Big Tech Moves Away from Cookies
One thing we have learned from the past two decades of digital marketing is that personalization matters. No matter how invasive the techniques to find out through our online footprints who we are, what we are (currently) doing, and predicting what we are planning to do in the future (travel, shopping, reading), the majority of consumers still want a personalized, contextually relevant advertising experience. In other words, consumers prioritize convenience — and are willing to give up some privacy rights to get it.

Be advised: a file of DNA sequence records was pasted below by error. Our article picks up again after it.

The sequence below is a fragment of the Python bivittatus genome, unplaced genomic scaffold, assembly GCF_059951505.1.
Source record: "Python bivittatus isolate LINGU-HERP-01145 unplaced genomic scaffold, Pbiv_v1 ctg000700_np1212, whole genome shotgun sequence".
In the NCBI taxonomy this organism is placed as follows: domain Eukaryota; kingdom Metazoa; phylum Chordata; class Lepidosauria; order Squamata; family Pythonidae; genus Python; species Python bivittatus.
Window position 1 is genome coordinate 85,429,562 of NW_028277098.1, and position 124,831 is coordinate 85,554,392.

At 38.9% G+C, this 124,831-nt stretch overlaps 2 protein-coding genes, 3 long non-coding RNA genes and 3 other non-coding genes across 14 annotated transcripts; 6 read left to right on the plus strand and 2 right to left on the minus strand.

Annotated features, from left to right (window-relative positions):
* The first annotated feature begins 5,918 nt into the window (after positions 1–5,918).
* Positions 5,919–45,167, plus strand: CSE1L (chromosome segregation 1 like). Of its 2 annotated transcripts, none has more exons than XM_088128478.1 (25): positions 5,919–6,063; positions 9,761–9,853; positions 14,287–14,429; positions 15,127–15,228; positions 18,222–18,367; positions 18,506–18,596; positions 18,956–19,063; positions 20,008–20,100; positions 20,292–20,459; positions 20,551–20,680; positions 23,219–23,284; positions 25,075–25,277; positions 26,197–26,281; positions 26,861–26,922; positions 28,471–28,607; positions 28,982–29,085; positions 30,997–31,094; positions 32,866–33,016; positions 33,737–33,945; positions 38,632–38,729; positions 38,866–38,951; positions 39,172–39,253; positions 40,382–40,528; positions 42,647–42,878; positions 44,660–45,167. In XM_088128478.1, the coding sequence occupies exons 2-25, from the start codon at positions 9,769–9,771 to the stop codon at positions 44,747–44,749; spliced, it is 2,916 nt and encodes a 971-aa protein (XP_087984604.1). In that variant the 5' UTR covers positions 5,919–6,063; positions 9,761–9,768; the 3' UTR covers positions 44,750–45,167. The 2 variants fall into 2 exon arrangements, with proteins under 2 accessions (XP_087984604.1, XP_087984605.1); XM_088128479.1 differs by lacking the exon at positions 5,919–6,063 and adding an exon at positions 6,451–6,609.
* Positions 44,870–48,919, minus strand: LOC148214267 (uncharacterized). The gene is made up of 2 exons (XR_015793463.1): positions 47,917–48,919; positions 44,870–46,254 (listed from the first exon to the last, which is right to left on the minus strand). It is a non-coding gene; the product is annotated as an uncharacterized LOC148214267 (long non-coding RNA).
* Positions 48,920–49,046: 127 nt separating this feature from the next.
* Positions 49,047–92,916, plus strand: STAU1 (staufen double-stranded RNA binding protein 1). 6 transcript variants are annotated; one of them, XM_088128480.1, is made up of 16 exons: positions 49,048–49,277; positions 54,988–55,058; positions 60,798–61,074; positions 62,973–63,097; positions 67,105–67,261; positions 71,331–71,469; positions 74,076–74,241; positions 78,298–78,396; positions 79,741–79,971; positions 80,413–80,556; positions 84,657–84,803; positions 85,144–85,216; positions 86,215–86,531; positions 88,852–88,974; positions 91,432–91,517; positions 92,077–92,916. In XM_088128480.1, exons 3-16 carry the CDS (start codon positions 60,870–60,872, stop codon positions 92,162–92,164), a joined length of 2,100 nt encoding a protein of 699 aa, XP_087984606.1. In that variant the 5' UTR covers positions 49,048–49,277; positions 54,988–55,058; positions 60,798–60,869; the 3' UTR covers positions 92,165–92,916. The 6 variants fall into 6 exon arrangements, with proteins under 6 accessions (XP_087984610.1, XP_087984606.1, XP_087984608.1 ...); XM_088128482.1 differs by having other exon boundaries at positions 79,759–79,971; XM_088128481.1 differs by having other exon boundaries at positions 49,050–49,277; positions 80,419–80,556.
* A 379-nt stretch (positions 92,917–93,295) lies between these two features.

In the wake of the Facebook scandal (sharing their user’s data with Cambridge Analytica) and the many massive data breaches from companies like Yahoo (3 billion user accounts), Marriott International (500 million customers), eBay (145 million users), and Equifax (143 million consumers), viewers are becoming increasingly aware of how their data is being used, abused and stolen– and they want to take control of their data.
Apple and Google, sensing these changing attitudes, have decided to tighten up “cookie” tracking security within their browsers making it more difficult to both track viewers and personalize the viewer experience.
Why would they do that?
Read more on the original post on LinkedIn